'Till death do them part, Chris Holtmann and Duane Washington's bond key for Ohio State

Adam Jardy
Buckeye Xtra
Ohio State guard Duane Washington Jr. drives to the basket between Rutgers guards Jacob Young, left, and Caleb McConnell during Saturday's game.

PISCATAWAY, N.J. – The duality of Duane Washington Jr. was on full display Saturday afternoon at the Rutgers Athletic Center.

Just before halftime, he stamped a standout half with a step-back, fadeaway three-pointer to give Ohio State a 12-point lead. Then, as the Buckeyes fought to hold a lead that reached 22 points during the second half, Washington had four of their six turnovers in the final 7:18 as No. 15 Rutgers pulled within eight points.

The final stat line for Washington: a team-high 17 points on 6-of-14 shooting with one assist, one rebound and four turnovers in a team-high 34 minutes. It produced a win and an all-time quote from his coach.

“Oh, I love him,” Chris Holtmann said. “I love coaching him, but he’s going to send me to an early death. I love coaching him, but he will send me to an early death.”

The comment, delivered in deadpan style, is another glimpse into the relationship between coach and star player who occasionally falls a little too in love with his own shot. Last season, Washington was on the receiving end of a few quick hooks for misguided plays or, worse, the look from Holtmann that he said felt like he was “staring through your whole soul.”

Clearly, it’s a relationship that has a few levels to it.

“Keeping him on his toes is something I for sure will always do,” Washington told The Dispatch after the win. “He’s always on me to be a better player, better person. I really appreciate that from him. He’s going to keep challenging me and I’m going to keep challenging him to get better.”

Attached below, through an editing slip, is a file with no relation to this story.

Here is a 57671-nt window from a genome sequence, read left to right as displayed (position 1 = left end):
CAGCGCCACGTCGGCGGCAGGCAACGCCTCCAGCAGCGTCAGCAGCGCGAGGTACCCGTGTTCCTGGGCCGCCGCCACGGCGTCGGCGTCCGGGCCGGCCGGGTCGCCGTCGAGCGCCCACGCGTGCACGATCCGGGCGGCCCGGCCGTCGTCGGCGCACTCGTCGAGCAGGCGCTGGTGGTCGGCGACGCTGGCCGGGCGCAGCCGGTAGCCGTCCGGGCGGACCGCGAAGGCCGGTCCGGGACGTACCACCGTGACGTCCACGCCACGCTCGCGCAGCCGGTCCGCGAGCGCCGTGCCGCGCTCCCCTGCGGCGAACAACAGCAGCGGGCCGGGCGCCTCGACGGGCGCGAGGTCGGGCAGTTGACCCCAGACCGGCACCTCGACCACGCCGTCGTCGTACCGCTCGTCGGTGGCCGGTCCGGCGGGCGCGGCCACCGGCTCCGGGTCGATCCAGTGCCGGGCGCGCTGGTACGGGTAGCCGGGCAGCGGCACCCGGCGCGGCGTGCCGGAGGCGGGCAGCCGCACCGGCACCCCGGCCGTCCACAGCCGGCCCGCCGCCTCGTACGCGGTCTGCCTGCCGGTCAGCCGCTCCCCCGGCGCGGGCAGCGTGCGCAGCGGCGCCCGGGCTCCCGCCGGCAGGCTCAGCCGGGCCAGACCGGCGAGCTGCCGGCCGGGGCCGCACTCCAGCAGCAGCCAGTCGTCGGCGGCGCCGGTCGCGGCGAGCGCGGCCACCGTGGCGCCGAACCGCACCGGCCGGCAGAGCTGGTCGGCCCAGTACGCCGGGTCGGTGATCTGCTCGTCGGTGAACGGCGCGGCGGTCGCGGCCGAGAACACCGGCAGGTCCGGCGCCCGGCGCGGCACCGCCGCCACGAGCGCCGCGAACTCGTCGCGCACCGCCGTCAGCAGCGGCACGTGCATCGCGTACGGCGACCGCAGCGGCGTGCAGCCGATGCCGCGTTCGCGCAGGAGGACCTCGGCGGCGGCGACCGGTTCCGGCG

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Without Wesson, Washington entered the season on a short list of candidates to lead the Buckeyes in scoring. He’s at a team-best 15.1 per game so far, and he’s taken 50 more shots than anyone else on the roster (although E.J. Liddell missed two games with mononucleosis). Now, in a backcourt ravaged by injuries, the junior is one of the last men standing for the Buckeyes, who played the Scarlet Knights without CJ Walker (torn ligaments in his right hand) and lost replacement Jimmy Sotos to a right shoulder injury.

The status of both players going forward is unknown, which means the demands on Washington figure to only grow. That includes during timeouts, as he demonstrated Saturday afternoon while viewers at home were watching a commercial break after he pushed the lead to 20 points with a three-pointer four minutes into the second half.

Rutgers called timeout to stem the Ohio State run, and as he headed to the bench Washington had a quick chat with Holtmann before animatedly addressing his teammates.

“(Holtmann) pulled me to the side and told me, ‘Make sure you get your guys locked in. Be mature about this and let’s pull this out,’ ” Washington said. “I repeated the message that coach said to me to the guys.”

There’s still plenty to work on. Holtmann mentioned the cross-court passes late in the game that were easily nabbed by Rutgers defenders, leading to easy opportunities at the other end. A 97.1% free-throw shooter, Washington only attempted two in the game.

“He brings joy to playing, which we love about him,” Holtmann said. “He brings a great spirit to playing the game and competing. I’ve got a lot of confidence in who he can be, but no question, he’s taken years off my life.”

He’s also given this year’s team its best chance of winning more often than not. And as the Buckeyes try to wade their way through a loaded Big Ten, the relationship between Washington and Holtmann will be critical to whatever success they enjoy.

They reminded each other of that right after the final seconds ticked off. Standing at midcourt, the two embraced each other for a hug and a quick talk.

“I’ll be telling him he's acting crazy,” Washington said. “He's yelling and screaming and stuff and I’ll be laughing at him and be like, ‘Coach. I got you.’ He told me (at the end), ‘I know you got me, Duane.’ That’s what he pulled me over to say. I told him, ‘I love you coach,’ and he gave me a hug and then we ran it in there.”